Social Media Metrics: Tracking Mobile-Device Activity on Regular Websites
To keep up with the mobile part of social media metrics, you can do some mobile tracking in Google Analytics. Because of this, there is no time like the present to start laying plans for a mobile version of your site if you don’t already have one. Talk to your web designer about the best way to make that happen.
One of the ways you can track mobile activity using Google Analytics is on a regular website being accessed by mobile devices. To access the data for activity from mobile devices (smartphones and tablets) on your regular website using Google Analytics:
Log in to your Google Analytics account.
Select the website you want to track mobile metrics for.
Click the Standard Reporting tab.
In the left column, click Audience.
Select Overview or Devices to see metrics for the past month.
Looking at your Mobile metrics overview in analytics tells you basic information about your visitors and breaks them out into web visitors and mobile visitors. Just looking at the overview tells you only how much of your traffic comes from folks using smartphones and tablets; it doesn’t tell you which smartphones and tablets they are.
Knowing your target market for your site and for your social media efforts, this big-picture number tells you whether you’re falling short or reaching any goals to reach people on mobile devices. If you aren’t planning this type of mobile site yet, you should. This will help keep you ahead of the game as the web moves to a more mobile user base.
To get a better picture of how your site reaches people in their pockets, so to speak, look at the Devices metric instead of Overview. This breaks the visitors out into the type of device folks are using to view your site. This information gives you an idea of which mobile browsers to design for.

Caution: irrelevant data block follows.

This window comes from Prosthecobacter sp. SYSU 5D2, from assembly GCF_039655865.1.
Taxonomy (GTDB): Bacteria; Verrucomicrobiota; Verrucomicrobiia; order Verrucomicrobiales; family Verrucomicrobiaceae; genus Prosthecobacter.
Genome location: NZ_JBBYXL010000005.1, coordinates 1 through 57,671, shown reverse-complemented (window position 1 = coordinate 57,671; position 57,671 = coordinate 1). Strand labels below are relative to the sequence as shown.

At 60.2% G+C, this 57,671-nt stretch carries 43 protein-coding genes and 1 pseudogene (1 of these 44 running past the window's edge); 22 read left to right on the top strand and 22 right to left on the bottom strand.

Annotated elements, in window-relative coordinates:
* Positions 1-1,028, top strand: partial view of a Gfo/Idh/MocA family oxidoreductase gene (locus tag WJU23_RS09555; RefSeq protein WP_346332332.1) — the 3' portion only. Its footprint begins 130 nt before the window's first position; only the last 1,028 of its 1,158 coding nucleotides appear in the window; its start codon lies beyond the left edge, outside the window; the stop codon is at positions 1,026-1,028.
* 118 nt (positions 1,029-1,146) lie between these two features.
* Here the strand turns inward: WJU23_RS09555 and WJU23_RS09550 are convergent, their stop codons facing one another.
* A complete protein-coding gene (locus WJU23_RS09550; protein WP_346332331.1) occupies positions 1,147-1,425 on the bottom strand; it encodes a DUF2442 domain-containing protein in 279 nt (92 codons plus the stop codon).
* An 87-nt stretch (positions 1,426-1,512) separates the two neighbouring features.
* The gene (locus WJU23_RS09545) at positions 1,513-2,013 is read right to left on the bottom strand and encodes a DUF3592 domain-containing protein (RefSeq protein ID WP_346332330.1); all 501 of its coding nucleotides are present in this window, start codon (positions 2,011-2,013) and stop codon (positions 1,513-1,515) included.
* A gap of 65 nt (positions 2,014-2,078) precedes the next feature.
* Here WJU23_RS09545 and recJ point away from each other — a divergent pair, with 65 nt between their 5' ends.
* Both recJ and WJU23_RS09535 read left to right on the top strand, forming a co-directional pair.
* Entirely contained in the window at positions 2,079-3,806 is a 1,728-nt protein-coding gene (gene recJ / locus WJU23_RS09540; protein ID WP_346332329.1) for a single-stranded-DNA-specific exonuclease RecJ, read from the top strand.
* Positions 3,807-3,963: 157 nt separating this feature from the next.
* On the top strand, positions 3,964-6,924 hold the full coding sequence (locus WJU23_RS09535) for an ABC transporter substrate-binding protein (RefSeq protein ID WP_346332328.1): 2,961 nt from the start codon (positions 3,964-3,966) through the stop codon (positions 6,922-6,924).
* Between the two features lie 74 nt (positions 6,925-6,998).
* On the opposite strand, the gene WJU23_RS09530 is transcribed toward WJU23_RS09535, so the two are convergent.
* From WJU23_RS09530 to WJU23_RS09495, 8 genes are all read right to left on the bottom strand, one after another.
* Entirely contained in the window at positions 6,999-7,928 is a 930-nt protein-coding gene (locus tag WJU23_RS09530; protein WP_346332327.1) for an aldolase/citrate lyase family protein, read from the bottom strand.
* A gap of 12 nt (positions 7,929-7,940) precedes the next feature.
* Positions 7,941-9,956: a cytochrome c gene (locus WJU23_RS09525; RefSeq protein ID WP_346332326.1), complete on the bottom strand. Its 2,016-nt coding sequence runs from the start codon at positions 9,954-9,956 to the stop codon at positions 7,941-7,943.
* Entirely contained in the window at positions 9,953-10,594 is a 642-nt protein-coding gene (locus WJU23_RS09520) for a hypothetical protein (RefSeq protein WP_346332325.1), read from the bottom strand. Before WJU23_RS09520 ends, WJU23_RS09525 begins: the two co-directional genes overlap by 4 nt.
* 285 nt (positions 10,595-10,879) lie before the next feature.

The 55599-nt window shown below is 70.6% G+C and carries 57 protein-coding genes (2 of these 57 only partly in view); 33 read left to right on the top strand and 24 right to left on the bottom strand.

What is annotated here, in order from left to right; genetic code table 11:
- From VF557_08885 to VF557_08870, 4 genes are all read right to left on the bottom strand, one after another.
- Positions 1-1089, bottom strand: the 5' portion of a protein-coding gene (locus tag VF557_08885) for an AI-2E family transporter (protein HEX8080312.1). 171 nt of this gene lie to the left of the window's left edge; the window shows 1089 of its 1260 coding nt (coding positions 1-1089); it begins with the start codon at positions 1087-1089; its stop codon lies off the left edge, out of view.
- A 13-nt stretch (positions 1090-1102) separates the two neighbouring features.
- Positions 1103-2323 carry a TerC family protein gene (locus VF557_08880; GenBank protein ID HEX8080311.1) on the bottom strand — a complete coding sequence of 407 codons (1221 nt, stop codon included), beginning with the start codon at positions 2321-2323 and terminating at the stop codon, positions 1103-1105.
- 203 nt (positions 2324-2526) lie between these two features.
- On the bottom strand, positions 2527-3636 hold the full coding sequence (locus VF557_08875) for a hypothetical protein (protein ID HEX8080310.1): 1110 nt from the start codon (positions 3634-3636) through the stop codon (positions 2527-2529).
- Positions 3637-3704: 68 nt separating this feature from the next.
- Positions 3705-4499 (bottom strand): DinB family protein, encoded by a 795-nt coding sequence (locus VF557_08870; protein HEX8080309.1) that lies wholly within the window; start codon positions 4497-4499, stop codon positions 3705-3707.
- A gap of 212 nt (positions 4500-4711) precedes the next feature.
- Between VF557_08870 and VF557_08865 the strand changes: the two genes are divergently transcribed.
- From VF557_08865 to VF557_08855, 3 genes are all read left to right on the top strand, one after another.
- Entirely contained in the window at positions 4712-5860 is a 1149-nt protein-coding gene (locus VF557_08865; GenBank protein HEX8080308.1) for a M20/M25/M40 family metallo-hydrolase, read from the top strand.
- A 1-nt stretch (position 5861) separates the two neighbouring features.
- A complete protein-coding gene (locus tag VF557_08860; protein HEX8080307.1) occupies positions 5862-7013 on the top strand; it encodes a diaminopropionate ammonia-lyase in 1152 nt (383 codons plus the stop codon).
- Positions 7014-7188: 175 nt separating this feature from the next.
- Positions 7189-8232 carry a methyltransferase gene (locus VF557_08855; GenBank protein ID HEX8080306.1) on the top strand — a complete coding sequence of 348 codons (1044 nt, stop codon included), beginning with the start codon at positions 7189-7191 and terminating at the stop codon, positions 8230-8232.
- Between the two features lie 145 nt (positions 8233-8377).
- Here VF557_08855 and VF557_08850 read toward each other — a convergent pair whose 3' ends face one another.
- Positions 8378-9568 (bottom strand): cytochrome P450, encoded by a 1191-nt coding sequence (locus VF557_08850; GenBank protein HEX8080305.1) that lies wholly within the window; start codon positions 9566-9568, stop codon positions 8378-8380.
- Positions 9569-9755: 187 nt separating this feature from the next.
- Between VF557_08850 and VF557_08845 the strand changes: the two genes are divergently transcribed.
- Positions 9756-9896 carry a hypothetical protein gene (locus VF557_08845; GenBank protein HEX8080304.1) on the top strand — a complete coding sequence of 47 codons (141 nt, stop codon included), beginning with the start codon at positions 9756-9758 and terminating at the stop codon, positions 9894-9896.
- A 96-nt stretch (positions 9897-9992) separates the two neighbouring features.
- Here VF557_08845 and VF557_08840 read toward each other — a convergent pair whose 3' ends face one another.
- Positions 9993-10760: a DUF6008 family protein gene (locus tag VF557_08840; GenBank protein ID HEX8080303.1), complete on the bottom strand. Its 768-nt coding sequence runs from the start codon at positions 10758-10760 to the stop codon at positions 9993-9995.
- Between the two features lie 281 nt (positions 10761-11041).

(Optional) Drill the metrics down even further in this screen.
For example, you can choose different dimensions and secondary dimensions to sort by. You can simultaneously sort by device, site usage, location, and ecommerce use, for example. Or you can search by certain devices and exclude others.
Adjust the date to see metrics for specific time periods.
The ecommerce figure is especially interesting for mobile shopping if you have a web-based store or sales process of any kind. This number gives you a look at how your site is converting for traffic from the mobile markets and on tablets. It lets you see, for example, that Android users turn into leads or sales less often than iPad users. You can then drill down on the site itself to see what may be happening in the Android browser to draw people away from taking action.
If you’re designing an app for your brand, don’t leave metrics out. If you can make it Google Analytics-compatible, it will appeal to more people. If you can’t, people still want to know how the app is performing for them, so make sure to give them a way to find out.
Google remains the best free option, but a variety of freemium, premium, and enterprise-level applications are out there to help you keep up with your mobile metrics. However, if you’re on a budget, Google Analytics and AdWords are still your best bets.